Running from the police and the Jets, Tony finds Maria.  They dream of a place where they could always be safe and together.  Anita agrees to take a message to Tony, but when she is harassed by the Jets, she angrily tells them that Maria is dead.  Blinded by grief, he stumbles out into the night, and is shot by one of the Sharks.  Maria holds him as he dies, and together, the Sharks and Jets carry him away.

The story retains its power, but the gangs are endearingly tame to us now.  Can it be that once there were gangs who fought with fists and knives?  This is a good opportunity to explore the reasons that people fight.  Anita says that the boys fight like they dance, “Like they have to get rid of something, quick.”  According to her, they are getting rid of “too much feeling.”  Kids understand that idea and may like to talk about what “too much feeling” feels like to them.  The music and dances in this movie do as much to tell the story as the dialogue and plot, and they illustrate this idea especially well.

One important difference between this movie and “Romeo and Juliet,” is that in Shakespeare’s play, the older generation plays an important role.  In “West Side Story,” the few adults who appear are ineffectual and tangential, like Mr. Hand (John Astin), who thinks he can get the kids to be friends by having them dance together.  Listen to the lopsided music-box song he plays for them, and see what a good job it does of expressing both what he is trying to accomplish and how hopeless it is.

            And, of course, this is an important movie to use in talking about prejudice.  See if you can get kids to watch carefully enough to figure out why the Sharks and Jets resent and mistrust each other.

Family discussion: If you were going to adapt the story of “Romeo and Juliet” today, what groups would the boy and girl come from? Where do you see the most prejudice today?  Listen to the song about “America,” with the Sharks and their girlfriends disagreeing about whether America has been good or bad to them. Which side do you agree with?  Are they both right?  Why? In the song “Tonight,” both sides sing, “Well they began it!”  Have you ever seen people act that way? One of the boys tells Doc “You was never my age.”  What does he mean?  Do all teenagers feel like that at times?  Have you ever dreamed of a special place where you could always be safe?  What would it be like? Tony has to decide how he can be loyal to his friend and loyal to Maria.  Why is that hard?  Who else in the movie has to make a decision about loyalty? If you could talk to Tony and Maria, what would you tell them to do?

Connections:  This is a great double-feature with “Romeo and Juliet” or the 1997 version, “William Shakespeare’s Romeo + Juliet.”  It is fun to see how much of the movie’s structure is taken from the play.  In both, the lovers see each other at a party, and are immediately overcome.  In both, the boy comes to see the girl later that night.  Juliet speaks to Romeo from a balcony.  Maria speaks to Tony from a fire escape.  Romeo and Tony are both pulled back into the fight due to the deaths of their friends.  In both movies, tragedy results from missed messages.  There are some important differences, too.  Juliet dies, but Maria does not.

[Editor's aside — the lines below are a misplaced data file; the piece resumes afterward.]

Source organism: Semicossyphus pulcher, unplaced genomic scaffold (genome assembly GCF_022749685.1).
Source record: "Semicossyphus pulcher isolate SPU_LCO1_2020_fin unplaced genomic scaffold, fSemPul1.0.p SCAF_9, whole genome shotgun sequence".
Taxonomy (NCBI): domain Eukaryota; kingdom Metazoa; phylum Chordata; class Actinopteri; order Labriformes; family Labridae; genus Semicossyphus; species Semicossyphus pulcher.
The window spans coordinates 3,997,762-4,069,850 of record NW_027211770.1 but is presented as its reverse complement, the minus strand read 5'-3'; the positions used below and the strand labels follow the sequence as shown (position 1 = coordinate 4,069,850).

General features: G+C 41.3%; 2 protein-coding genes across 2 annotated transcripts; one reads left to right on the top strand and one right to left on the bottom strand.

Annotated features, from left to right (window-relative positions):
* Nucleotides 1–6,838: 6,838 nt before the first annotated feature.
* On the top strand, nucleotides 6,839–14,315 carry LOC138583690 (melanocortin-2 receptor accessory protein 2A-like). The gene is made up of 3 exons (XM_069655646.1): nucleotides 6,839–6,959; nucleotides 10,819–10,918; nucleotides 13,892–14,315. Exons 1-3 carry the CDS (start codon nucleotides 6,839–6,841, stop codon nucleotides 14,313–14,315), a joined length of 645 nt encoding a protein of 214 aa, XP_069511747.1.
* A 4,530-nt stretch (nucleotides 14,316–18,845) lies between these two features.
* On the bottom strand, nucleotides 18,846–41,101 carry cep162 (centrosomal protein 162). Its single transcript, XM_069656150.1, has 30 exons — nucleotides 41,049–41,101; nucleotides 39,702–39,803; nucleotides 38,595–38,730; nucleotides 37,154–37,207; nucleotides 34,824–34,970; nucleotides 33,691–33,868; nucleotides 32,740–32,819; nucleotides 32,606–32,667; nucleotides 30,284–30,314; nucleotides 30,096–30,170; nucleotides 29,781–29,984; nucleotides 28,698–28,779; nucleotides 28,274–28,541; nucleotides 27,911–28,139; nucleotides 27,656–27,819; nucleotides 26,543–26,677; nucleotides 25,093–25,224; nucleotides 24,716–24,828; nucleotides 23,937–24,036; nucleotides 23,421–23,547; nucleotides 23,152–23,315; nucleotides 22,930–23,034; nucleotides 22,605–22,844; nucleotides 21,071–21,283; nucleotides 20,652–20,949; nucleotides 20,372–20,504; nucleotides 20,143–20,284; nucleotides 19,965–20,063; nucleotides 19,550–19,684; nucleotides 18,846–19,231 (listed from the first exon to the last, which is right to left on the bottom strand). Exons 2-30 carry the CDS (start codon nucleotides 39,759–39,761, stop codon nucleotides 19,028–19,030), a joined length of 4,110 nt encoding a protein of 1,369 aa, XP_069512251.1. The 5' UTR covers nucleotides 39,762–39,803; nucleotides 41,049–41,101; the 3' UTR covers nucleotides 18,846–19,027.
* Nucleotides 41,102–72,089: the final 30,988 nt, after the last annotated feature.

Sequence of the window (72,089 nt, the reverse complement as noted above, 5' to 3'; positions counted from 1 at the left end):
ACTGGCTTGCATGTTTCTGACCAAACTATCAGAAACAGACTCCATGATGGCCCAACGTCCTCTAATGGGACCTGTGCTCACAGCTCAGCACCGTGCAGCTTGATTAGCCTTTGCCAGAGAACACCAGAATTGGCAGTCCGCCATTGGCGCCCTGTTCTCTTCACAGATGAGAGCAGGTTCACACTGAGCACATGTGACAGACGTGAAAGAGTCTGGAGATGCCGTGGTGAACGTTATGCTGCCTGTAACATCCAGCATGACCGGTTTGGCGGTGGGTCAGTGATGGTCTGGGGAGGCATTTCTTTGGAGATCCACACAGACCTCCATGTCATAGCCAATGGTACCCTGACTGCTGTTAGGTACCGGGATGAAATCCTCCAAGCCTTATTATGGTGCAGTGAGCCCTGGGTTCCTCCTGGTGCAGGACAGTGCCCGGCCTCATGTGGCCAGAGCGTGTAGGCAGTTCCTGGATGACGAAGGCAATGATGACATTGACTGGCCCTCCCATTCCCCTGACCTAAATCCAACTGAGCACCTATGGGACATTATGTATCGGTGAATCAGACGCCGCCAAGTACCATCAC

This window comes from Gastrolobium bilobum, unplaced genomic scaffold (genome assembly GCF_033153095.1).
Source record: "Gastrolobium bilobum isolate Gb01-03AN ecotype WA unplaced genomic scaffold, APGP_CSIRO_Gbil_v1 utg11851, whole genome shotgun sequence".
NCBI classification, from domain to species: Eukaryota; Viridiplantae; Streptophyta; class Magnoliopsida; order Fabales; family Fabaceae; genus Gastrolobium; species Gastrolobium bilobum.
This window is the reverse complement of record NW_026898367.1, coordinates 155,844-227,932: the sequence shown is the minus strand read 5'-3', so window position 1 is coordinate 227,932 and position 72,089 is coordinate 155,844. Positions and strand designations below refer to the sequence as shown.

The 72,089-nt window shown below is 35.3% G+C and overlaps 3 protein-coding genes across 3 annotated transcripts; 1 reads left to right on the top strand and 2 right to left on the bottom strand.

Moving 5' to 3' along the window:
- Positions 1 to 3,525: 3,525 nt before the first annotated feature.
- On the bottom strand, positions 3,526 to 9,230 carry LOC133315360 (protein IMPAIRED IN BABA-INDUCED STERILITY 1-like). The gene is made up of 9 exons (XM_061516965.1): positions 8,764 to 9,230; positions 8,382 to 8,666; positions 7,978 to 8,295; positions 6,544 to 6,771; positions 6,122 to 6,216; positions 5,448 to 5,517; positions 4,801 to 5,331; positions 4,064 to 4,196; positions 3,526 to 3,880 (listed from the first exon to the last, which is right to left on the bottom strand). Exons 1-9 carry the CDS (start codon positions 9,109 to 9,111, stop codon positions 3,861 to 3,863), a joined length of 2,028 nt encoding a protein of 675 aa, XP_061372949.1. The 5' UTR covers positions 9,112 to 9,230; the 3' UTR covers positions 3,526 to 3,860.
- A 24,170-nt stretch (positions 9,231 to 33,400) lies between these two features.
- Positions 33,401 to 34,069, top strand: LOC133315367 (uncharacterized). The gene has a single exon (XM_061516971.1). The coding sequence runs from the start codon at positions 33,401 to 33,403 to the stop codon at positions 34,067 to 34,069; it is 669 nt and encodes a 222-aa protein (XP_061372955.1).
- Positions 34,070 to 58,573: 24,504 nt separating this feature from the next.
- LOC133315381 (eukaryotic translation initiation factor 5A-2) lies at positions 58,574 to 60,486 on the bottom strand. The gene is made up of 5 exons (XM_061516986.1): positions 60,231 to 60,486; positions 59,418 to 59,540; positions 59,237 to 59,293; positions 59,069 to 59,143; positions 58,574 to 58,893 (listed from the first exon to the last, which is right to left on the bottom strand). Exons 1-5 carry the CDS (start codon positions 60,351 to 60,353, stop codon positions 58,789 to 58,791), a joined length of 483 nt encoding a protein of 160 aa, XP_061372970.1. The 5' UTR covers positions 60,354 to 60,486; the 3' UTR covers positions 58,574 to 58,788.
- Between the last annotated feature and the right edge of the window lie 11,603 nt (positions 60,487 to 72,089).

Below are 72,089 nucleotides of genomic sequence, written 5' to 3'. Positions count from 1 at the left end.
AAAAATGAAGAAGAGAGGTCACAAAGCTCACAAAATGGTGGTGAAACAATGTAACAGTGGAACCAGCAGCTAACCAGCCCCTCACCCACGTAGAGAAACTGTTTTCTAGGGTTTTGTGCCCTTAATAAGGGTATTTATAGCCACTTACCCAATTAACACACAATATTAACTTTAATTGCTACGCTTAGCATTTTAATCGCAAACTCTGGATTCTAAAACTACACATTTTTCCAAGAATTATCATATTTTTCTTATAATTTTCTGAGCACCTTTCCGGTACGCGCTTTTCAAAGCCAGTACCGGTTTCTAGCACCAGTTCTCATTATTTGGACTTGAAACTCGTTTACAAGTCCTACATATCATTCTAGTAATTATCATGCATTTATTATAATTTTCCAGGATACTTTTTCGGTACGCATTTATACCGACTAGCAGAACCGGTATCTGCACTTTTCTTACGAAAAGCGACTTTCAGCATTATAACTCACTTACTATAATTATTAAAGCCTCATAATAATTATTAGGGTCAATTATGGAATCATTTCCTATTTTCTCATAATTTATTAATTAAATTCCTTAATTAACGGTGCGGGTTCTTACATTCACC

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A Man for All Seasons

Posted on December 13, 2002 at 5:17 am

Plot: The Lord Chancellor, Sir Thomas More (Paul Scofield) is a man of great principle and a devout Catholic in the time of King Henry VIII. The King wants to dissolve his marriage to the queen (a Spanish princess and the widow of his late brother) so that he can marry Anne Boleyn. All around him, courtiers and politicians plot to use this development to their advantage, or at least to hold on to their positions, given the conflict between the Church’s position that marriage is indissoluble and the King’s that it must be dissolved. For More, the choice is clear, and God comes before the King. But because of More’s incorruptible reputation, his support is crucial. Every possible form of persuasion and coercion is attempted, but More will not make any affirmative statement on behalf of the divorce (though he refrains from opposing it explicitly). And More will not lend his allegiance to the new church headed by the King.

Finally, having lost his position, his fortune, his reputation (on false charges) and his liberty, More is sentenced to death. He accepts it with grace and faith, forgiving the executioner.

Discussion: This is an outstanding (and brilliantly filmed) study of a man who is faced with a harrowingly difficult moral choice. The choice remains clear to him, even at great cost not just to himself but to his family. Yet within his clear moral imperative, he does calibrate. His conscience does not require him to work against or even speak out against the divorce; he need only keep silent.

Questions for Kids:

· What does the title mean?

· The same director made “High Noon” — do you see any similarities?

· What would you consider in deciding what to do, if you were More?

· What other characters in history can you think of who sustained such a commitment to a moral principle?